Video Review: Avril Lavigne "Here’s To Never Growing Up"

At the Senior Prom, the high school band hired to play tunes their instruments and shuffle on the stage. A young woman yawns as she leans in to talk to her boyfriend. Some students hang out at the bleachers, holding balloons.

Under dimmed lights, Avril Lavigne sits on a bench with a megaphone, shouting out the chorus of the song.

She tunes her guitar and a young man begins bobbing his head to the music. Students run past fallen balloons and rush to the stage, where the band is playing under a silver curtain.

Couples arrive in the auditorium, arm in arm, grinning. One couple makes out at the table, red plastic cups surrounding the white tablecloths.

On another bench, she sits, her hair messy, wearing a Radiohead t-shirt and plaid pants, her hand on her chin.

A couple poses for their photo, giving the sign of the horns. In another photo, a young woman piggybacks on top of her boyfriend underneath the silver cardboard stars.

A third couple makes out, painting a heart with their names in it on a wall in the hallway.

Her classmates jump and shout as she plays. A group of people run to the doors and through the hallway. A young man stencils the song’s title on the wall in one of the hallways.

She sits on a desk in an empty classroom and tears pages out of a book. She spins around on it.

Students sneak into the swimming pool. A young man tosses a shopping cart full of swimming toys into the pool. They cannonball in, fully clothed in their formal wear.

Students begin to trickle into the classroom, carrying streamers and writing on the chalkboard.

She skateboards down the hallway, with rainbow of streamers hanging from the ceiling. Students follow behind her.

Outside, she and her friends light sparklers, aiming them towards the sky.

In the classroom, she knocks over a desk onto the floor. In the gym, a young man slides down one of the decorations, turning it into a Slip N Slide.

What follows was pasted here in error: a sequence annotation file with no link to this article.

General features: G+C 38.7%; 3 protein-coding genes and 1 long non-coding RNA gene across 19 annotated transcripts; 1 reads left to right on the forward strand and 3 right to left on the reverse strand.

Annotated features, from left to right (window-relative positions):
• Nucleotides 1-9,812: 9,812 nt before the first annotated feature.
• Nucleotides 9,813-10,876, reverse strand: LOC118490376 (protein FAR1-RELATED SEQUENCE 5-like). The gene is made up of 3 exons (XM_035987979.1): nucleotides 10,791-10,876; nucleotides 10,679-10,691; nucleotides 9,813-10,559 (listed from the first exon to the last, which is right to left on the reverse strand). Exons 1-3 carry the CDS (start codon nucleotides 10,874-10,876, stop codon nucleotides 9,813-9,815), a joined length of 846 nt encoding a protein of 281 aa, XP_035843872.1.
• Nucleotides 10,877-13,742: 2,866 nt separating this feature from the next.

She sits cross-legged in the hallway, wearing a white tank top and black tie around her neck, as one of her bandmates smashes his guitar against the wall.

In the classroom, she holds a stereo over her head while her classmates throw streamers at one another.

Confetti falls from the ceiling as the she and her band finish playing. They pop open champagne bottles and spray it into the crowd.

The poster, advertising the prom, falls from the ceiling. She pumps her fist in the hallway.

Rating: 5/5

The Senior Prom, a night that is supposed to be is full of memories, has become an otherwise ordinary school regulated activity, with a long list set rules according to the district’s standards, limiting what music can be played as well dress code.

Avril Lavigne is able to get the students out of their boredom and fear of not being allowed to graduate once she arrives on the stage. With her cocked tiara and glistening white dress, she is the school’s free spirit, confident and restless, stoking the flames of destruction.

Nonetheless, the school is trashed after the prom. Decorations are torn and the walls have graffiti. The pool has toys and a cart inside, leaving behind some damage. It’s implied the students will face consequences and the chaperones (which are nowhere to be seen) will be punished.

The students, who for the most part, are well-behaved, act out from multiple pressures to behave which contradict one another and follow rules lacking common sense. Unfortunately, a school sponsored activity becomes bureaucratic and stifling, invoking double standards for the young women (how much of a bare midriff can be shown) but allowing young men to show up in any formal wear they desire.

Director: Robert Hales Year: 2013


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Pam Avoledo Administrator
Pam Avoledo spends her time binge-watching classic teen dramas and stands firm in her pro-Leyton stance. She also received her journalism degree in 2006 from Oakland University. Her work has been published in the White Wall Review, Sledgehammer Lit ,Greatest City Collective, 45 Magazine ,Fevers of the Mind, Daily Drunk Mag\'s Kirstofia anthology. and forthcoming in Scrawl Place

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